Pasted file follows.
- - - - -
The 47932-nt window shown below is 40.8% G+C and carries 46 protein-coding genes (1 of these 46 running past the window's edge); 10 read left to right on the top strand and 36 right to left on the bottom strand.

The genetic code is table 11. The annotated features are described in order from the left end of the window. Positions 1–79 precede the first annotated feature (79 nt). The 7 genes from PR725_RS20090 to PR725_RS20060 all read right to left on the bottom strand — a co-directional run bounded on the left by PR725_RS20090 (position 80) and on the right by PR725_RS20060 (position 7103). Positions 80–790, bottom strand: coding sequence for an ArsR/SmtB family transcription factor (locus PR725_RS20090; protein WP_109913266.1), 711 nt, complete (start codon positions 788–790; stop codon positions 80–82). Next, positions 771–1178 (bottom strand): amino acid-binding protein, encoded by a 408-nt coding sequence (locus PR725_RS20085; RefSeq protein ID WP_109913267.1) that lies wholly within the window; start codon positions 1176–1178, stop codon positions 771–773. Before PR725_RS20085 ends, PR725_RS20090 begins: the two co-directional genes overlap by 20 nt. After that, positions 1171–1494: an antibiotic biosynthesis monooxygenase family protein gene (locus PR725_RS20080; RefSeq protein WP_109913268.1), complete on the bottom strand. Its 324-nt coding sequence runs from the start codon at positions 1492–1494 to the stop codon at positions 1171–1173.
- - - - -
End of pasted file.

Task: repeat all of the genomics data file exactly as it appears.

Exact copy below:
The 47932-nt window shown below is 40.8% G+C and carries 46 protein-coding genes (1 of these 46 running past the window's edge); 10 read left to right on the top strand and 36 right to left on the bottom strand.

The genetic code is table 11. The annotated features are described in order from the left end of the window. Positions 1–79 precede the first annotated feature (79 nt). The 7 genes from PR725_RS20090 to PR725_RS20060 all read right to left on the bottom strand — a co-directional run bounded on the left by PR725_RS20090 (position 80) and on the right by PR725_RS20060 (position 7103). Positions 80–790, bottom strand: coding sequence for an ArsR/SmtB family transcription factor (locus PR725_RS20090; protein WP_109913266.1), 711 nt, complete (start codon positions 788–790; stop codon positions 80–82). Next, positions 771–1178 (bottom strand): amino acid-binding protein, encoded by a 408-nt coding sequence (locus PR725_RS20085; RefSeq protein ID WP_109913267.1) that lies wholly within the window; start codon positions 1176–1178, stop codon positions 771–773. Before PR725_RS20085 ends, PR725_RS20090 begins: the two co-directional genes overlap by 20 nt. After that, positions 1171–1494: an antibiotic biosynthesis monooxygenase family protein gene (locus PR725_RS20080; RefSeq protein WP_109913268.1), complete on the bottom strand. Its 324-nt coding sequence runs from the start codon at positions 1492–1494 to the stop codon at positions 1171–1173.